White Rim Trail

Planning a dual sport trip to Moab, Utah?  Be sure to see the White Rim TrailThis iconic dirt route meanders more than 100 miles through Canyonlands National Park. Permits are required for both overnight and day-use, so get one before hitting the dirt.

White Rim & Shafer Trail with La Sal Mountains in the background

Starting at the gas station at Archview Resort between Canyonlands National Park and Arches National Park the White Rim Trail is a 126 mile round trip when combined with the Shafer Trail.  At ArchView you can find fuel, cabin rentals, RV spaces, and a general store.

The White Rim Trail is popular with 4×4’s and mountain bikers, so stay aware when navigating corners with low visibility. Mountain bikers will often take 2-4 days to complete the loop, but motorcycles can make it in one day.  If you’re really ambitious you could do the White Rim Sandwich by including the Kokopelli Trail on the front and back end.  It’s not for the faint of heart.

We ran the White Rim Trail in a counter-clockwise fashion to get the long stretch of flat dirt on Mineral Bottom Road out of the way first.  Your route may vary if you’re coming from Moab via Potash or wish to integrate other sights.


White Rim Trail – Counter-Clockwise

From the gas station near Archview turn off 191 onto the paved highway, 313. Proceed 12.2 miles and look for a green sign and a right turn to Mineral Bottom Rd.  Here the road turns to dirt and points west. You’ll cover rolling, open terrain on a well graded dirt road.

Mineral Bottom Road Mineral Bottom Rd – graded dirt from 313 to the Green River

After 13 miles of smooth terrain (25.2 total) come to the top of switchbacks leading down to the Green River.  This is a good place for a break after the high-speed gravel.  Base jumpers sometimes launch themselves from nearby cliffs and can be recognized by the characteristic “whooomp” of the chutes opening.

Heather watching base jumpers launch into the abyss

Descend switchbacks to the Green River for 1.6 miles (26.8 tot) and make a left turn down-river onto White Rim Road.

Numerous switchbacks drop to the Green River

Once down to river level the White Rim Road follows the Green River navigating up and down sandstone ridges, ledges, and sandy washes.  From this point it’s 71.8 miles (98.6 total) until the turn off to Potash Road or Shafer Trail. Numerous campsites and pit toilets dot the route. Do yourself a favor and grab a copy of the Latitude 40, Moab Trails West map before departing. The peace of mind from knowing your location will make travel more enjoyable and aid in communication should trouble high-jack your adventure.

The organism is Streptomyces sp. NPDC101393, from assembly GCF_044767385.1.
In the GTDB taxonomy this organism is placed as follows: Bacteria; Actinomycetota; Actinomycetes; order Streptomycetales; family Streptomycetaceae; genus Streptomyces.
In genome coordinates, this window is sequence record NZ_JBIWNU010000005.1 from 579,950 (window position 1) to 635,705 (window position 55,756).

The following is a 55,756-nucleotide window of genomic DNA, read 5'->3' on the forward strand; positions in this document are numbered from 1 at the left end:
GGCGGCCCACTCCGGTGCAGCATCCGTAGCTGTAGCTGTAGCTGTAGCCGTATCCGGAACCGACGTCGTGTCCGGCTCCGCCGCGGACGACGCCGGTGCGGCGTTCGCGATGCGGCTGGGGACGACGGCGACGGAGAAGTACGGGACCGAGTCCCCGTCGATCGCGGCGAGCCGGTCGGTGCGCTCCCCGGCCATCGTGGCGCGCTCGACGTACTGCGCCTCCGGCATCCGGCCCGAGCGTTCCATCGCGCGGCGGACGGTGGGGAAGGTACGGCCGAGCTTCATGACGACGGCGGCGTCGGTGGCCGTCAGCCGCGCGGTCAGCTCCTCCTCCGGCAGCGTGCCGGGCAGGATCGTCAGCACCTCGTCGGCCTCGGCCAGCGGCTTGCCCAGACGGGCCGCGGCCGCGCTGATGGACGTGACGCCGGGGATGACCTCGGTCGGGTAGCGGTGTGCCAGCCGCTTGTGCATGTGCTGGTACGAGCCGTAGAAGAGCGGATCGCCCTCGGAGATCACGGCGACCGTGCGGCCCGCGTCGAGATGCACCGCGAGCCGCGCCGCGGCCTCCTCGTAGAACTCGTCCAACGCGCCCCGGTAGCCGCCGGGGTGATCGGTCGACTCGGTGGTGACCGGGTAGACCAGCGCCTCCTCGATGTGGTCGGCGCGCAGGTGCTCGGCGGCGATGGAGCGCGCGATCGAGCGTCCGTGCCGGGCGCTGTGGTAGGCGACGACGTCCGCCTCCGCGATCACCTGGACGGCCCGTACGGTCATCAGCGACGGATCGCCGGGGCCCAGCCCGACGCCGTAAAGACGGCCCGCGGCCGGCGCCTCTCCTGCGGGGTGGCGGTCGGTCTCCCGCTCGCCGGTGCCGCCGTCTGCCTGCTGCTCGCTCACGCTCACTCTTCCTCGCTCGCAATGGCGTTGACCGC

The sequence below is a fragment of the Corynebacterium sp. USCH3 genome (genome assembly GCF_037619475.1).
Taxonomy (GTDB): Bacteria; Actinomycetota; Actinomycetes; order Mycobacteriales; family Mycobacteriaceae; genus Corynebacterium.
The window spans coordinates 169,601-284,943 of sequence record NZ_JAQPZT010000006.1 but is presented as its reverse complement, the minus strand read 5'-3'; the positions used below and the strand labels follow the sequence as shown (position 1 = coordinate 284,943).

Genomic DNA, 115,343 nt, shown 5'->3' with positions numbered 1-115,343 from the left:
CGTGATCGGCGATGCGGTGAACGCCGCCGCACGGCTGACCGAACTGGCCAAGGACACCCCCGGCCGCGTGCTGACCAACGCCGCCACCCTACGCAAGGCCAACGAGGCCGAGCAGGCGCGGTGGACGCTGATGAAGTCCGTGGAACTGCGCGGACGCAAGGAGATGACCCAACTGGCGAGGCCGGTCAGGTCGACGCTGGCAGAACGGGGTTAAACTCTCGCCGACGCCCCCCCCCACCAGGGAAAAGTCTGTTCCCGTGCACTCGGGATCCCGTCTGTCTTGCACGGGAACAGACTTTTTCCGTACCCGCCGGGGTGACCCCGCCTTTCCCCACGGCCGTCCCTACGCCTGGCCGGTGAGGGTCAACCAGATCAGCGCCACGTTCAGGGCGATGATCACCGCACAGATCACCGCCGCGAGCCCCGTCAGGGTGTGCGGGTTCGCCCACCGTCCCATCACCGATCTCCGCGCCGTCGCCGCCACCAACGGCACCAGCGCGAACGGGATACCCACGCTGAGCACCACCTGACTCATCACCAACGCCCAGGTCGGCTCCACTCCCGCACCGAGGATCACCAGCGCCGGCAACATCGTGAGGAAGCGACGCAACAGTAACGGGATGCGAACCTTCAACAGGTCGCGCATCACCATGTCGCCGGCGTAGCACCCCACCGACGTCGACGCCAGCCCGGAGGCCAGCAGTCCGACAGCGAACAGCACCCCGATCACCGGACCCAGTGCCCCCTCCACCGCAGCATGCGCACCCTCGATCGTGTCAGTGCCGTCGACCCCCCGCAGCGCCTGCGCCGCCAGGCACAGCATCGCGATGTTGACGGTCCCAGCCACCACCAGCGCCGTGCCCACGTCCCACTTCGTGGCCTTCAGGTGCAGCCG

Heather navigating a sandy section of the White Rim Trail on her CRF250L

The trick to sand is to keep your weight back, the power on, and the front end light. If your front tires plows, you’ll take a bow.

After miles of sand the trail climbs out of river flood-plain onto hard, white capped sandstone.

white rim trailRunning from the Green River sand monster to rocky, higher ground

white rim trail moabThe namesake white color of the cliff-forming sandstone

Hill-climbs, sandy off-camber corners, and a few steep descents will keep things interesting.

In some place the “road” is more two-track

Navigating the trail counter clockwise sets up stunning afternoon views of the La Sal Mountains.  Lingering spring snow provides sharp contrast to the red rocks.

La Sal Mountain views from the White Rim Trail

After riding much of the loop come to a turn that goes right to the Potash mines and back to Moab or straight to the Shafer Trail switchbacks.  Proceed 5.4 miles straight on the Shafer Trail to reach 313.

shafer trailBase of the Shafer Trail.  Switchbacks ahead!

After reaching the top of the Shafer Trail and reconnecting with 313 it’s only 20.4 miles of smooth, silky blacktop to 191, gas, and a bite to eat.  Enjoy the ride!

Relaxing end to a wonderful day of riding. Get out there and go!



Name: White Rim Trail

Length: 126 miles when combined with Shafer trail and 313 to Archview

Fees: Yes, park entrance fee is $15 for motorcycles. A permit is also required for overnight and day-use from the National Park Service, but permits are free. Only 50 day-use permits for vehicles (cars and motorcycles) are issued each day.

Description: 2 track, dirt loop of Canyonlands National Park with sandy washes, rocky hill-climbs, and enough breathtaking scenery to fill a lifetime.  A must ride.

Camping: Yes, but only in designated sites

Also Explore: Potash Road, Canyonlands National Park, Dead Horse Point State Park, Onion Creek to Castle Valley Loop

Gas: Chevron at Archview Resort near intersection of 313 and 191

Eats: Moab Brewery

Other maps: Latitude 40, Moab West Trails

GPS: Tracks available on the Dispatch GPS Page